Thank you for the honest testimony. My boyfriend suffers from depression and anxiety, so I know how it can be on the other side of the situation.

    • sadie423 profile imageAUTHOR


      9 years ago from North Carolina

      Thanks for reading, and for the comment!

    • CyberShelley profile image

      Shelley Watson 

      9 years ago

      Hello Sadie, thank you for sharing your story so honestly. As you say, it is very empowering for others who are alone, to see that someone who understands their pain, can make a success of their life in spite of the emotional obstacles thrown in their path, because you did just that!


    This website uses cookies

    As a user in the EEA, your approval is needed on a few things. To provide a better website experience, uses cookies (and other similar technologies) and may collect, process, and share personal data. Please choose which areas of our service you consent to our doing so.

    For more information on managing or withdrawing consents and how we handle data, visit our Privacy Policy at:

    Show Details
    HubPages Device IDThis is used to identify particular browsers or devices when the access the service, and is used for security reasons.
    LoginThis is necessary to sign in to the HubPages Service.
    Google RecaptchaThis is used to prevent bots and spam. (Privacy Policy)
    AkismetThis is used to detect comment spam. (Privacy Policy)
    HubPages Google AnalyticsThis is used to provide data on traffic to our website, all personally identifyable data is anonymized. (Privacy Policy)
    HubPages Traffic PixelThis is used to collect data on traffic to articles and other pages on our site. Unless you are signed in to a HubPages account, all personally identifiable information is anonymized.
    Amazon Web ServicesThis is a cloud services platform that we used to host our service. (Privacy Policy)
    CloudflareThis is a cloud CDN service that we use to efficiently deliver files required for our service to operate such as javascript, cascading style sheets, images, and videos. (Privacy Policy)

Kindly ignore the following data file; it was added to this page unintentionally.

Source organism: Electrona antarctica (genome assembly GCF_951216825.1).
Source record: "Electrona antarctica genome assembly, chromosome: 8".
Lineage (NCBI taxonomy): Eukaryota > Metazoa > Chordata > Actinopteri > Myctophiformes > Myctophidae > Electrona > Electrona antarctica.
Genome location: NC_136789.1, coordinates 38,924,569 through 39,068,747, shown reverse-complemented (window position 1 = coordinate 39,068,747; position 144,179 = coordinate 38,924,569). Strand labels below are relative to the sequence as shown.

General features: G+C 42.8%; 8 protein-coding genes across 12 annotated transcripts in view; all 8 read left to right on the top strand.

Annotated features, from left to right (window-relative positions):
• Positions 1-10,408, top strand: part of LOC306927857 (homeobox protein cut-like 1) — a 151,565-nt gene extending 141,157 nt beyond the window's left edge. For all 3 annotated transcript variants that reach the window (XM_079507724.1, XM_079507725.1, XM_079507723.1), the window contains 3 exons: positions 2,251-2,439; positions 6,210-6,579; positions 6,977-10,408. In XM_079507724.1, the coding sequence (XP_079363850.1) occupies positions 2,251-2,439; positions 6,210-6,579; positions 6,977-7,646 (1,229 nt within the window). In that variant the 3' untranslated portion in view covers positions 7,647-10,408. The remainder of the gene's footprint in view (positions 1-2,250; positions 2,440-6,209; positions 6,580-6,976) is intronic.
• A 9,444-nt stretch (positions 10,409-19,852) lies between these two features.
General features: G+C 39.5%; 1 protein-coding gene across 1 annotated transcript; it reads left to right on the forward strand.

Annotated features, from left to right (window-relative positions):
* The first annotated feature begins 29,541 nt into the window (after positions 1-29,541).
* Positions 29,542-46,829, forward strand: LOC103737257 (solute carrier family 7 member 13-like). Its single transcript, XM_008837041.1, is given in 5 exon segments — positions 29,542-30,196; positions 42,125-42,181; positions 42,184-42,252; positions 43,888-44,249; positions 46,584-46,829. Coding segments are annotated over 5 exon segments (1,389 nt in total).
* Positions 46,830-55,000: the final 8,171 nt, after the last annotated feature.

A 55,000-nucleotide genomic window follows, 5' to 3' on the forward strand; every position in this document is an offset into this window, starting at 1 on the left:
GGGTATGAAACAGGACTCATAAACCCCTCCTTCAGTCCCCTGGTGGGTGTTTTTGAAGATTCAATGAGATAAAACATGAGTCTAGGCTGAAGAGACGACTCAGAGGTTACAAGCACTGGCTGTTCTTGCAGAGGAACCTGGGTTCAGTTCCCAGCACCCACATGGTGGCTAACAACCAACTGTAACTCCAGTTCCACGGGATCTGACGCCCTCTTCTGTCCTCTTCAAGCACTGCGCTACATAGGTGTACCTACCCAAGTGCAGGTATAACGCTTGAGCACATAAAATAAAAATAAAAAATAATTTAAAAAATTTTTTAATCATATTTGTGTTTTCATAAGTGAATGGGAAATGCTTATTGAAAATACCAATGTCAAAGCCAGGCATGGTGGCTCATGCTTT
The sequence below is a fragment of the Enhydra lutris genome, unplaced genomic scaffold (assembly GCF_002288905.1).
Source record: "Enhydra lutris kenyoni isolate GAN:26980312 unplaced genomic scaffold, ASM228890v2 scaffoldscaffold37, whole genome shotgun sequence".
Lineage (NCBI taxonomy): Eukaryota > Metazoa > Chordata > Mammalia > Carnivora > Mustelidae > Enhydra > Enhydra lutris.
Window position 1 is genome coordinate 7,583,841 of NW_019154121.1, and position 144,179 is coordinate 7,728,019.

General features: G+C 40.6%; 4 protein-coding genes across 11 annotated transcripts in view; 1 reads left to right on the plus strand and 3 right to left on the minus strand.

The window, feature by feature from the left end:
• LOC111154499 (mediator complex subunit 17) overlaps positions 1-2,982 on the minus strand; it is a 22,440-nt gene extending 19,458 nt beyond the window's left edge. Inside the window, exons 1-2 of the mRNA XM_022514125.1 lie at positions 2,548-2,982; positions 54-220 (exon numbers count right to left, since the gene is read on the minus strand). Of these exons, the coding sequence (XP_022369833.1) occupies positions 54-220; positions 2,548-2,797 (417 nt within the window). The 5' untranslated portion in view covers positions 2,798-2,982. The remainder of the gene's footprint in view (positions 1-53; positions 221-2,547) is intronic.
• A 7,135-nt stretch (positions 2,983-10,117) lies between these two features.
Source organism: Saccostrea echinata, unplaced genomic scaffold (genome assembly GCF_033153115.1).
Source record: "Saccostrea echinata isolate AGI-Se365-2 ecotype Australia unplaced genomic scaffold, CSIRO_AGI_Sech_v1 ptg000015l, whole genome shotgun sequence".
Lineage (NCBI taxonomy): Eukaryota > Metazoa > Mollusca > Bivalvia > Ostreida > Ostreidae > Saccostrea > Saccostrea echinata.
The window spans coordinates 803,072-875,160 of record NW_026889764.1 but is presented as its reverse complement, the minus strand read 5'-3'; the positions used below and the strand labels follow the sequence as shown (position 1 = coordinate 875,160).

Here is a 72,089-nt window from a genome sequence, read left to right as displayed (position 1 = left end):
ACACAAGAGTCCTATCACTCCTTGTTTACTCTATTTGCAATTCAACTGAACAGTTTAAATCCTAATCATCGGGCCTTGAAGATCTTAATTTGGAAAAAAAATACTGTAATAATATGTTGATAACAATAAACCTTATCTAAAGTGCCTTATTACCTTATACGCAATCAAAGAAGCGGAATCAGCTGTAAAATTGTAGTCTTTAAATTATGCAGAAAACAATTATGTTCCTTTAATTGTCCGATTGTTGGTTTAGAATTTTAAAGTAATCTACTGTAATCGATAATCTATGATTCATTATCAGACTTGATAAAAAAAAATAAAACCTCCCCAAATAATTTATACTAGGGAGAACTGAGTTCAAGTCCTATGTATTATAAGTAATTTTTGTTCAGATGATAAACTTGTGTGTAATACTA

Google Hosted LibrariesJavascript software libraries such as jQuery are loaded at endpoints on the or domains, for performance and efficiency reasons. (Privacy Policy)
    Google Custom SearchThis is feature allows you to search the site. (Privacy Policy)
    Google MapsSome articles have Google Maps embedded in them. (Privacy Policy)
    Google ChartsThis is used to display charts and graphs on articles and the author center. (Privacy Policy)
    Google AdSense Host APIThis service allows you to sign up for or associate a Google AdSense account with HubPages, so that you can earn money from ads on your articles. No data is shared unless you engage with this feature. (Privacy Policy)
    Google YouTubeSome articles have YouTube videos embedded in them. (Privacy Policy)
    VimeoSome articles have Vimeo videos embedded in them. (Privacy Policy)
    PaypalThis is used for a registered author who enrolls in the HubPages Earnings program and requests to be paid via PayPal. No data is shared with Paypal unless you engage with this feature. (Privacy Policy)
    Facebook LoginYou can use this to streamline signing up for, or signing in to your Hubpages account. No data is shared with Facebook unless you engage with this feature. (Privacy Policy)
    MavenThis supports the Maven widget and search functionality. (Privacy Policy)
    Google AdSenseThis is an ad network. (Privacy Policy)
    Google DoubleClickGoogle provides ad serving technology and runs an ad network. (Privacy Policy)
    Index ExchangeThis is an ad network. (Privacy Policy)
    SovrnThis is an ad network. (Privacy Policy)
    Facebook AdsThis is an ad network. (Privacy Policy)
    Amazon Unified Ad MarketplaceThis is an ad network. (Privacy Policy)
    AppNexusThis is an ad network. (Privacy Policy)
    OpenxThis is an ad network. (Privacy Policy)
    Rubicon ProjectThis is an ad network. (Privacy Policy)
    TripleLiftThis is an ad network. (Privacy Policy)
    Say MediaWe partner with Say Media to deliver ad campaigns on our sites. (Privacy Policy)
    Remarketing PixelsWe may use remarketing pixels from advertising networks such as Google AdWords, Bing Ads, and Facebook in order to advertise the HubPages Service to people that have visited our sites.
    Conversion Tracking PixelsWe may use conversion tracking pixels from advertising networks such as Google AdWords, Bing Ads, and Facebook in order to identify when an advertisement has successfully resulted in the desired action, such as signing up for the HubPages Service or publishing an article on the HubPages Service.
    Author Google AnalyticsThis is used to provide traffic data and reports to the authors of articles on the HubPages Service. (Privacy Policy)
    ComscoreComScore is a media measurement and analytics company providing marketing data and analytics to enterprises, media and advertising agencies, and publishers. Non-consent will result in ComScore only processing obfuscated personal data. (Privacy Policy)
    Amazon Tracking PixelSome articles display amazon products as part of the Amazon Affiliate program, this pixel provides traffic statistics for those products (Privacy Policy)
    ClickscoThis is a data management platform studying reader behavior (Privacy Policy)